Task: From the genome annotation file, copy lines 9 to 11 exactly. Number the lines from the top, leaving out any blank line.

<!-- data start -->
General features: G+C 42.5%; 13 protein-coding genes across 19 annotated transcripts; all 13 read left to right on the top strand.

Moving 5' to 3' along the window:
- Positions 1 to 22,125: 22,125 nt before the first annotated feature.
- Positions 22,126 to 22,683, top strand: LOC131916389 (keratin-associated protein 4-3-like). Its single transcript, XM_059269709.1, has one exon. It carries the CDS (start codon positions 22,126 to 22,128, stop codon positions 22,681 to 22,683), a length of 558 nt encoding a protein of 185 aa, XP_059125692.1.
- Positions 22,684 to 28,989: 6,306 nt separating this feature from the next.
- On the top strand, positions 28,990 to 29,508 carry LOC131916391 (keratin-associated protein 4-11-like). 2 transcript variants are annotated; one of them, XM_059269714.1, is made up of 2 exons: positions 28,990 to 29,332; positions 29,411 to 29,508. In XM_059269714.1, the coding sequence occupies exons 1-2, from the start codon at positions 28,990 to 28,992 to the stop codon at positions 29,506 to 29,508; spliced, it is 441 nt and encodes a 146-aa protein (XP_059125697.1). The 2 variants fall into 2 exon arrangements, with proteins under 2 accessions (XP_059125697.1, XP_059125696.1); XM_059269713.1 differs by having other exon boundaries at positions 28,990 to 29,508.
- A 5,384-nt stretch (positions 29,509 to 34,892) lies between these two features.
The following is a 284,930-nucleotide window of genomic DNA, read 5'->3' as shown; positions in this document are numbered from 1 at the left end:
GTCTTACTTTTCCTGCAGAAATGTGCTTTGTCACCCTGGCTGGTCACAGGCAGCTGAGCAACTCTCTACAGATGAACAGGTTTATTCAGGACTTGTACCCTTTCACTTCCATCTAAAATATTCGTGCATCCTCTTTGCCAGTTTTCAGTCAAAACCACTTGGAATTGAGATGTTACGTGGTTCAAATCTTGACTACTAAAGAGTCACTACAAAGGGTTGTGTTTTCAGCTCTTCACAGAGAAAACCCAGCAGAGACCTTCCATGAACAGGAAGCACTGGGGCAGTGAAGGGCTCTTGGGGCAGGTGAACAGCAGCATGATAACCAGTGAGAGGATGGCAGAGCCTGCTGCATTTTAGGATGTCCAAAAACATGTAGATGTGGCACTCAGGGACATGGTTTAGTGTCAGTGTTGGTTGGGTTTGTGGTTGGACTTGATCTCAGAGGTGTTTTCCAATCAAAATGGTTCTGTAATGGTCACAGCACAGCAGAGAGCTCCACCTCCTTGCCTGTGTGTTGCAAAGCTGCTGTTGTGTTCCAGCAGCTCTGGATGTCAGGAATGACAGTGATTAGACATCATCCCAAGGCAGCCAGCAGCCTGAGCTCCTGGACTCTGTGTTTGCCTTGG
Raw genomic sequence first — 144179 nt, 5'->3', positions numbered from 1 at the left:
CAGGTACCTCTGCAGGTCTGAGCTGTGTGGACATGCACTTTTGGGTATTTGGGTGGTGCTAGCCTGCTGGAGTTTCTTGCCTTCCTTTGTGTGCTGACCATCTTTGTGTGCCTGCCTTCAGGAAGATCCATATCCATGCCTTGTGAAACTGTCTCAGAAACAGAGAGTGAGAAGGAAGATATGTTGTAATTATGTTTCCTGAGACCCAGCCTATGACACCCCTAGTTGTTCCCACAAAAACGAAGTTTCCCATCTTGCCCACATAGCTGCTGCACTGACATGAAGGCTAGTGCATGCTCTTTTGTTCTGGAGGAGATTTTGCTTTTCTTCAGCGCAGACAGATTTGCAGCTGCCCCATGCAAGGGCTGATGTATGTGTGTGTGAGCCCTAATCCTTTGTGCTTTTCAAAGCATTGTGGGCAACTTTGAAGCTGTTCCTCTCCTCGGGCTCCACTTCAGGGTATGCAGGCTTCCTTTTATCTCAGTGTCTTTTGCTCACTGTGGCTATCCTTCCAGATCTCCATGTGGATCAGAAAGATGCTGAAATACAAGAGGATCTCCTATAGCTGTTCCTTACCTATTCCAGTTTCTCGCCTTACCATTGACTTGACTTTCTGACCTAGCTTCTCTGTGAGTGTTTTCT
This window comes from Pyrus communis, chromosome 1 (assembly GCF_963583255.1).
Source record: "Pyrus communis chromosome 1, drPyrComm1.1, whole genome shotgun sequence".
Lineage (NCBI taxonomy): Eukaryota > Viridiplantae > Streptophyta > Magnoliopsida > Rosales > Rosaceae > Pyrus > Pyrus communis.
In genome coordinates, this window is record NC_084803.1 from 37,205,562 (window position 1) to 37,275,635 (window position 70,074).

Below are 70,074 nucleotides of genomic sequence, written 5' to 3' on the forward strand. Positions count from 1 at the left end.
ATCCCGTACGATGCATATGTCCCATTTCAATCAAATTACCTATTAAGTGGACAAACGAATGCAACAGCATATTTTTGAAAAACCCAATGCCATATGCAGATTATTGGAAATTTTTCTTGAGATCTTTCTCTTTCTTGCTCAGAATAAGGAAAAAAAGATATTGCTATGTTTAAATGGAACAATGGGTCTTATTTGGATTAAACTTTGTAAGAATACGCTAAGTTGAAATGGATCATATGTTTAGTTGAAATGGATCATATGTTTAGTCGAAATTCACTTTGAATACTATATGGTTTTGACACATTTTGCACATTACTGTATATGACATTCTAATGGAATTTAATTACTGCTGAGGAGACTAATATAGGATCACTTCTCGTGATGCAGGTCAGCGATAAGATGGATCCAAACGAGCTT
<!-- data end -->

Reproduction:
GTCTTACTTTTCCTGCAGAAATGTGCTTTGTCACCCTGGCTGGTCACAGGCAGCTGAGCAACTCTCTACAGATGAACAGGTTTATTCAGGACTTGTACCCTTTCACTTCCATCTAAAATATTCGTGCATCCTCTTTGCCAGTTTTCAGTCAAAACCACTTGGAATTGAGATGTTACGTGGTTCAAATCTTGACTACTAAAGAGTCACTACAAAGGGTTGTGTTTTCAGCTCTTCACAGAGAAAACCCAGCAGAGACCTTCCATGAACAGGAAGCACTGGGGCAGTGAAGGGCTCTTGGGGCAGGTGAACAGCAGCATGATAACCAGTGAGAGGATGGCAGAGCCTGCTGCATTTTAGGATGTCCAAAAACATGTAGATGTGGCACTCAGGGACATGGTTTAGTGTCAGTGTTGGTTGGGTTTGTGGTTGGACTTGATCTCAGAGGTGTTTTCCAATCAAAATGGTTCTGTAATGGTCACAGCACAGCAGAGAGCTCCACCTCCTTGCCTGTGTGTTGCAAAGCTGCTGTTGTGTTCCAGCAGCTCTGGATGTCAGGAATGACAGTGATTAGACATCATCCCAAGGCAGCCAGCAGCCTGAGCTCCTGGACTCTGTGTTTGCCTTGG
Raw genomic sequence first — 144179 nt, 5'->3', positions numbered from 1 at the left:
CAGGTACCTCTGCAGGTCTGAGCTGTGTGGACATGCACTTTTGGGTATTTGGGTGGTGCTAGCCTGCTGGAGTTTCTTGCCTTCCTTTGTGTGCTGACCATCTTTGTGTGCCTGCCTTCAGGAAGATCCATATCCATGCCTTGTGAAACTGTCTCAGAAACAGAGAGTGAGAAGGAAGATATGTTGTAATTATGTTTCCTGAGACCCAGCCTATGACACCCCTAGTTGTTCCCACAAAAACGAAGTTTCCCATCTTGCCCACATAGCTGCTGCACTGACATGAAGGCTAGTGCATGCTCTTTTGTTCTGGAGGAGATTTTGCTTTTCTTCAGCGCAGACAGATTTGCAGCTGCCCCATGCAAGGGCTGATGTATGTGTGTGTGAGCCCTAATCCTTTGTGCTTTTCAAAGCATTGTGGGCAACTTTGAAGCTGTTCCTCTCCTCGGGCTCCACTTCAGGGTATGCAGGCTTCCTTTTATCTCAGTGTCTTTTGCTCACTGTGGCTATCCTTCCAGATCTCCATGTGGATCAGAAAGATGCTGAAATACAAGAGGATCTCCTATAGCTGTTCCTTACCTATTCCAGTTTCTCGCCTTACCATTGACTTGACTTTCTGACCTAGCTTCTCTGTGAGTGTTTTCT